The participants of the program (the SLS group) included 792 individuals, whereas the control group consisted of 3645 (Fig. 2).

Fig. 2
figure 2

Flow diagram of recruitment, assignment, and 2-year follow-up.

Tables 1 and 2 present the baseline values for the SLS group and control group with complementing missing data. The percentages of men, current habitual smoking, physical activity, late dinner, daily drinking, and action phase or maintenance phase were lower in the SLS group, although the percentage of regular exercise was significantly higher compared with that in the control group. As for the medical data, BW, SBP, DBP, FPG, and ɤ-GTP were lower in the SLS group, although age, WC, and LDL-C were significantly higher compared with those in the control group. These significant differences disappeared after adjusting for confounding factors via the inverse probability weighting of a propensity score, except for sex, BW, and current habitual smoking.

Table 1 Baseline and 2-year follow-up data related to lifestyle in the SLS and control groups.
Table 2 Baseline and 2-year follow-up medical data in the SLS and the control groups.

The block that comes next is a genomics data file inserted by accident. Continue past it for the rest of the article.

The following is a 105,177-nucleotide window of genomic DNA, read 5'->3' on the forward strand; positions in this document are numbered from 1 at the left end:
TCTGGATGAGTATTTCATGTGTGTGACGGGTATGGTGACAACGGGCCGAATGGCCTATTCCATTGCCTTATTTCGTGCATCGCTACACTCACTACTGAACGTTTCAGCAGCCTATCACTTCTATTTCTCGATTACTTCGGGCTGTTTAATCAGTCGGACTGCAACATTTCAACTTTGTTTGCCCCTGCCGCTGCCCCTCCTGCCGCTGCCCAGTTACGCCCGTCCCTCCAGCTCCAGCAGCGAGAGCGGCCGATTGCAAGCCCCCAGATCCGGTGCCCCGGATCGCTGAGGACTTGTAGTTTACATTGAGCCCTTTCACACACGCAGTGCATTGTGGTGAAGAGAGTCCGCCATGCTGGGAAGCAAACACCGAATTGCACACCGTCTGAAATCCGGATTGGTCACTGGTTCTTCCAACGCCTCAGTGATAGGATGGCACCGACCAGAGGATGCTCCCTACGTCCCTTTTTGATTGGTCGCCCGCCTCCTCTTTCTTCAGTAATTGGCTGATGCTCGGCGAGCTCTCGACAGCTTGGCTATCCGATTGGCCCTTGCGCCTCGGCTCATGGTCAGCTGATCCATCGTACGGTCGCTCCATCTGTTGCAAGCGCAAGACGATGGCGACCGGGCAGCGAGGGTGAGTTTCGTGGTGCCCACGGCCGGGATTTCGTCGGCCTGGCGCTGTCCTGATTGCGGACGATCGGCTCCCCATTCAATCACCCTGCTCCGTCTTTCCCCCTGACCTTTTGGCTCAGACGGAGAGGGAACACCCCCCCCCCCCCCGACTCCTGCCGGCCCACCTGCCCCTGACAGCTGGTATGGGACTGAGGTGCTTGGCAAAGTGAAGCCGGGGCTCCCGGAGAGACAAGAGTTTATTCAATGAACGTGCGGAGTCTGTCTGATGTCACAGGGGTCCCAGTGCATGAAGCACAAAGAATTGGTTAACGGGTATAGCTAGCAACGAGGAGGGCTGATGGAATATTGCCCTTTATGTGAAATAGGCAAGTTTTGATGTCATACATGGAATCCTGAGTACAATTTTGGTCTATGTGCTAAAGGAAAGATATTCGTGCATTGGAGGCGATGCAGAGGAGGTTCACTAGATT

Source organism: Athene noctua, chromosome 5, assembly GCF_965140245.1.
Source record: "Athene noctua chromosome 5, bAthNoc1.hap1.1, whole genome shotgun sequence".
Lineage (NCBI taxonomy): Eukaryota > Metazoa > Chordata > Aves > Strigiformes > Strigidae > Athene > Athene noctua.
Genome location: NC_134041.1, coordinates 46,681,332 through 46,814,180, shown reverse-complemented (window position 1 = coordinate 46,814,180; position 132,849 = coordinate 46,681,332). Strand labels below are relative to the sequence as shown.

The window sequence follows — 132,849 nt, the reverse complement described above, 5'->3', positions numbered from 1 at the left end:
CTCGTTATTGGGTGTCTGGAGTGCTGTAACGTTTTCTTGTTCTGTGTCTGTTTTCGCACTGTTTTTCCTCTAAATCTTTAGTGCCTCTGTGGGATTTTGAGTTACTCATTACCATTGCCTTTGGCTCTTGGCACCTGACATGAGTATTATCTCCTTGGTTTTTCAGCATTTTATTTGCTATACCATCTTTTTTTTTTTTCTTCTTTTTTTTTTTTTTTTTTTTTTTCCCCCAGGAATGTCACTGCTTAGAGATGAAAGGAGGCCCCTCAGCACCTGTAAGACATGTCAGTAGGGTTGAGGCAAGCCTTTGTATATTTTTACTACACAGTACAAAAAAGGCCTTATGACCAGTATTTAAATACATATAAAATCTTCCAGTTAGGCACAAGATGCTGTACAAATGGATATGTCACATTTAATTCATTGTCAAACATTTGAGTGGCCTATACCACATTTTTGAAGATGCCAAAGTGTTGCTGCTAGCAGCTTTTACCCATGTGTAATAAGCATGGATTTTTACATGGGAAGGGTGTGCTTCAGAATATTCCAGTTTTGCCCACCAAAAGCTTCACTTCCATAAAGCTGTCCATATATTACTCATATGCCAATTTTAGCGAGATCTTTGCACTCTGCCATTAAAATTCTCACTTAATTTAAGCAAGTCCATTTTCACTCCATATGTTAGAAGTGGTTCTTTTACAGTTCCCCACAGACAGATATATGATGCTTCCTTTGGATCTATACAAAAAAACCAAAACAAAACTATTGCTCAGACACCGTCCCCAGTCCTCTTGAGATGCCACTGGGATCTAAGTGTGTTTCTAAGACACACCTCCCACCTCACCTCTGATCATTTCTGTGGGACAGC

At the 2-year follow-up, the SLS group had significant improvements on the lifestyle questionnaire items, such as current habitual smoking, regular exercise, physical activity, late dinner, snacks, and movement through stages of the trans-theoretical model. Beneficial changes were also observed in the control group, although the percentage of snacks and trans-theoretical model was unchanged (Table 1). In the comparison between the groups, the percentage of people who had improved their lifestyle habits, such as regular exercise and stage of trans-theoretical model, was significantly higher in the SLS group at the 2-year follow-up (Table 3).

Table 3 Change in lifestyle data from baseline to 2-year follow-up in the SLS and control groups.

As for the medical data in the SLS group, BW, BMI, WC, TG, LDL-C, AST, ALT, and ɤ-GTP decreased significantly by 1.75 kg, 0.60 kg/m2, 1.45 cm, 13.66 mg/dl, 5.54 mg/dl, 1.16 IU/l, 4.32 IU/l, and 4.83 IU/l, respectively. HDL-C increased significantly by 1.770 mg/dl. In the control group, WC, SBP, DBP, FPG, and HbA1c increased significantly by 0.38 cm, 0.70 mmHg, 0.50 mmHg, 3.37 mg/dl, and 0.12%, respectively, although HDL-C and LDL-C improved (Table 2). In the comparison between the groups, the changes in BW, BMI, WC, TG, HDL-C, FPG, HbA1c, AST, ALT, and ɤ-GTP were significantly better in the SLS group at the 2-year follow-up (Table 4).